Is there no really elegant way to handle this issue? Something like su <user> -c ( ...) without quotes would be cool. Or should I maybe switch to another shell? (right now I use bash, I heard zsh has a feature that allows setting EUID variables or something like that?) If there is no elegant solution, which approach would be preferable?

3

With zsh, if running as root and you set

EUID=1000

It will set the euid to 1000. The real uid will still be set to 0, so you can go back to EUID 0. Any program that you run would also be able to regain privileges by doing a setuid() but if the intent is to prevent unintentional damage as opposed to guard against malicious software, then that should be enough.

#! /bin/zsh -
GID=1000 # optional
EUID=1000 # drop *effective* privileges

some-potentially-harmful-command-that-doesnt-need-superuser

and-another

EUID=0 some-command-that-needs-superuser

more-non-privileged-commands

EUID=0 UID=1000 # now drop privileges with no coming back 
# alternatively:
# USERNAME=stephane # sets uid, gid, supplementary groups... based on the user db

Note that you can set EUID/UID... for the duration of a command with

UID=1000 the-command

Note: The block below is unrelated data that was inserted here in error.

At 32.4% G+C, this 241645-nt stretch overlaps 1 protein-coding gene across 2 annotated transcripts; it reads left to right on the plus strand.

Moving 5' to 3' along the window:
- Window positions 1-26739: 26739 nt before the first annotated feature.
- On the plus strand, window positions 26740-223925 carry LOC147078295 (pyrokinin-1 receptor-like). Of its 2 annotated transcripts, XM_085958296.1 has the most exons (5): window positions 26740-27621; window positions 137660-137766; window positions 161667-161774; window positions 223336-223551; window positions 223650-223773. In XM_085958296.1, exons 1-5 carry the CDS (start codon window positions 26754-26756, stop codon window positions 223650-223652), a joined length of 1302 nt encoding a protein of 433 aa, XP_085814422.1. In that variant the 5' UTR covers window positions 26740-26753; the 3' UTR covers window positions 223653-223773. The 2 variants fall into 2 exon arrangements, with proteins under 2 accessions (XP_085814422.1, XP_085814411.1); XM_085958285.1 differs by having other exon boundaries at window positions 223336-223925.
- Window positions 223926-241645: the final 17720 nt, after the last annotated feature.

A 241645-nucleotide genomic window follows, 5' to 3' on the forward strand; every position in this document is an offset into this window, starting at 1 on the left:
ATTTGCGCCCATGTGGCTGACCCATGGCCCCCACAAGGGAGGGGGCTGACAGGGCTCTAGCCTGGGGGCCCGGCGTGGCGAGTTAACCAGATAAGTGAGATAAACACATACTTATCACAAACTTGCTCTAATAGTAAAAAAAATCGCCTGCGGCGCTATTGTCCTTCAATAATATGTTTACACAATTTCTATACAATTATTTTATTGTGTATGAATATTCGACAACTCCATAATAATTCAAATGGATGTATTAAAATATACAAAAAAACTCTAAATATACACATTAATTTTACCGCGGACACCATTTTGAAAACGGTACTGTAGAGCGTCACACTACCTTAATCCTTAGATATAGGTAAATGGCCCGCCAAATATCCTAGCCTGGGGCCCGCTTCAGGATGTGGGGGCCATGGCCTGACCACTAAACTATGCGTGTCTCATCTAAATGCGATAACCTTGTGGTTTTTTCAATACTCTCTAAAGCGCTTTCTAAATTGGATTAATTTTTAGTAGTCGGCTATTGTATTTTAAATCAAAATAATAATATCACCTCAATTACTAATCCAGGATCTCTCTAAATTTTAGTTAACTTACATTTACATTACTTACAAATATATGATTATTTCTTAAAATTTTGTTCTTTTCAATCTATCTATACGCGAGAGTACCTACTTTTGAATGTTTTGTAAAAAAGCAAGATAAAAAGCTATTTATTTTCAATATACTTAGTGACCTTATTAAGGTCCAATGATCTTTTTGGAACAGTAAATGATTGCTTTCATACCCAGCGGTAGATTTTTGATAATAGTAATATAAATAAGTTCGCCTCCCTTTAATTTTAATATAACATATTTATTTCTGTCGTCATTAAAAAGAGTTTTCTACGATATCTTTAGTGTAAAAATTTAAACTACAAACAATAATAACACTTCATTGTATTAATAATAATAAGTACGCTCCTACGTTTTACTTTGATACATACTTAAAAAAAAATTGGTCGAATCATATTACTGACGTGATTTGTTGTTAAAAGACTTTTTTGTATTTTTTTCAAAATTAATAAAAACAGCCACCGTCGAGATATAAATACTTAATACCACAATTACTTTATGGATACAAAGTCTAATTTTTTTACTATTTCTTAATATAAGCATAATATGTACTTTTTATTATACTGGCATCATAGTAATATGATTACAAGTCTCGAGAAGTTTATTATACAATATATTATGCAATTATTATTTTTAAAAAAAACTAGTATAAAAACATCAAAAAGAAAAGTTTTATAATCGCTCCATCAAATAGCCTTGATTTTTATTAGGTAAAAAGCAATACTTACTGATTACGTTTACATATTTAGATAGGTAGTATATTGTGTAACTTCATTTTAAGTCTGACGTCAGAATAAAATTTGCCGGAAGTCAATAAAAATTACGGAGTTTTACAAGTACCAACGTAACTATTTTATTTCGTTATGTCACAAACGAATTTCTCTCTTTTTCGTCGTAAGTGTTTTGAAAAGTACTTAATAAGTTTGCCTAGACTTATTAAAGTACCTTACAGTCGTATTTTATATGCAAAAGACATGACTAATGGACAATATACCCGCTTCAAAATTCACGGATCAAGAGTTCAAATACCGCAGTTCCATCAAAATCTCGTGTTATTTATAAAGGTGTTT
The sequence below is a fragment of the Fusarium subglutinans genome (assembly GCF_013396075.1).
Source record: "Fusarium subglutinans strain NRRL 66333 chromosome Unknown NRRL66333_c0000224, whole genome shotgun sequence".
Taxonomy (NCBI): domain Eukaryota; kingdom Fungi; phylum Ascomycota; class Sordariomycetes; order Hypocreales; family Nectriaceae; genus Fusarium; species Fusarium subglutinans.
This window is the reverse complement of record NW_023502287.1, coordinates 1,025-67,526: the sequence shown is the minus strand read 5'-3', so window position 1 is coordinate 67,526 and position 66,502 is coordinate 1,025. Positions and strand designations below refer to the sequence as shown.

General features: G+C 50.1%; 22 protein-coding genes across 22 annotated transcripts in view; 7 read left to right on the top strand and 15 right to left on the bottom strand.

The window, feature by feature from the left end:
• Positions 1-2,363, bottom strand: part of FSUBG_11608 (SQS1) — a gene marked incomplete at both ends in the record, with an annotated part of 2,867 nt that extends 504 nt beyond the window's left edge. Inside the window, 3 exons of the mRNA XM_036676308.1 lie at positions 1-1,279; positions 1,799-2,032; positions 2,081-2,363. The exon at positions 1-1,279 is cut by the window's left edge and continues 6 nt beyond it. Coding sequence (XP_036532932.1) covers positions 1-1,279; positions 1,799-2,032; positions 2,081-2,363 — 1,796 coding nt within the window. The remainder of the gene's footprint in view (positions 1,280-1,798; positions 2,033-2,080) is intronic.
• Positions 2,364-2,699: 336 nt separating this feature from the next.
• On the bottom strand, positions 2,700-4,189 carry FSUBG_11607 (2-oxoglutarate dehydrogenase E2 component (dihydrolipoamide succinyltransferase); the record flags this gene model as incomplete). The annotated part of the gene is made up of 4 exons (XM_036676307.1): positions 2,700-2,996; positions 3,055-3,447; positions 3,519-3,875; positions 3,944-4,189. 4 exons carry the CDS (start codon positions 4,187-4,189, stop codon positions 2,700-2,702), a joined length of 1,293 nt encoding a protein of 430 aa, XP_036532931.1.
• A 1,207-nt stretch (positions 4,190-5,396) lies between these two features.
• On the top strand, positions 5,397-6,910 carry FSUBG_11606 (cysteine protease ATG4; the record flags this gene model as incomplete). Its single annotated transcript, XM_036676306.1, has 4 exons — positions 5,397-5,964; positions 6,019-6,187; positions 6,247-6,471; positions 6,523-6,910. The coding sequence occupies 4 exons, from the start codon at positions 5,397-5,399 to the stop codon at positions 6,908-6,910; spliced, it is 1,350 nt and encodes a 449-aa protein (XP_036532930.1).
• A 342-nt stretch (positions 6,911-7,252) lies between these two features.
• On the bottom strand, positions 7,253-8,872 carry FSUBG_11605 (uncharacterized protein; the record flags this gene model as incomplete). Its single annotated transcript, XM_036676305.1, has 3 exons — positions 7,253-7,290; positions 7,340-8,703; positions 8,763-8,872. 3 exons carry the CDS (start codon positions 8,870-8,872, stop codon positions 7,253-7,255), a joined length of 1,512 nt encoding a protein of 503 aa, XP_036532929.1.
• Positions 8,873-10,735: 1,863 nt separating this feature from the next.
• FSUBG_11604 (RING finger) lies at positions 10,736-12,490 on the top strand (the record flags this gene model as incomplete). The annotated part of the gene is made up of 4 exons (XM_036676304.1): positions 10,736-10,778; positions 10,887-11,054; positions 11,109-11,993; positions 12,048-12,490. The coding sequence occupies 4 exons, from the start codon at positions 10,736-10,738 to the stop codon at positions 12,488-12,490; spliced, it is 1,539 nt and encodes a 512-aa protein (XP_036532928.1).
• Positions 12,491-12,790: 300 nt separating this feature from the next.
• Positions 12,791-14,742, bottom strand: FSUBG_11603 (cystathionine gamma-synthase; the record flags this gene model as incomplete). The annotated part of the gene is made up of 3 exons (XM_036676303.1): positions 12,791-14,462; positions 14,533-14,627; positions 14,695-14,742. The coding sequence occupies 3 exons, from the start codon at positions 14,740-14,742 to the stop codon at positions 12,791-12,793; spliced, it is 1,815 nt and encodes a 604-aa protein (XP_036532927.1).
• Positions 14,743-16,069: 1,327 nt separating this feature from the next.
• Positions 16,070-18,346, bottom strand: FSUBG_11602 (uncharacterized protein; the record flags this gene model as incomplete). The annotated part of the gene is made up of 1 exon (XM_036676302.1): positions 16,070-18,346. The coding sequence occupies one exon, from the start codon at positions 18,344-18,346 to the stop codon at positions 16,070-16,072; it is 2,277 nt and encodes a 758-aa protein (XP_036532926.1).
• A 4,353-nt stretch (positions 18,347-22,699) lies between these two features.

But not UID or USERNAME if the-command is builtin or a function as zsh would not fork a different process so would not be able to restore the real userid.

You can also set EUID/UID/USERNAME in a subshell with:

(EUID=0 USERNAME=stephane; untrusted-application)

(we set EUID to 0 to be able to switch user afterwards).

2

One solution would be a bit of dynamic programming: Create the various unprivileged code fragments as separate files, and use a preprocessor to create the final file. This way the program can trivially be read either as separate bits or as a whole. Communication between processes would have to be done using files, which is a bit more cumbersome but makes it much less likely to leak privileged information to the unprivileged file (since you have to explicitly "leak" every piece of information).

privileged.sh:

echo "Privileged user: $(whoami)"
su - somebody <<'EOF'
%unprivileged.sh%
EOF

unprivileged.sh:

echo "Unprivileged user: $(whoami)"

preprocessor.sh:

while IFS= read -r line
do
    if [[ $line =~ ^%([^%]*)%$ ]]
    then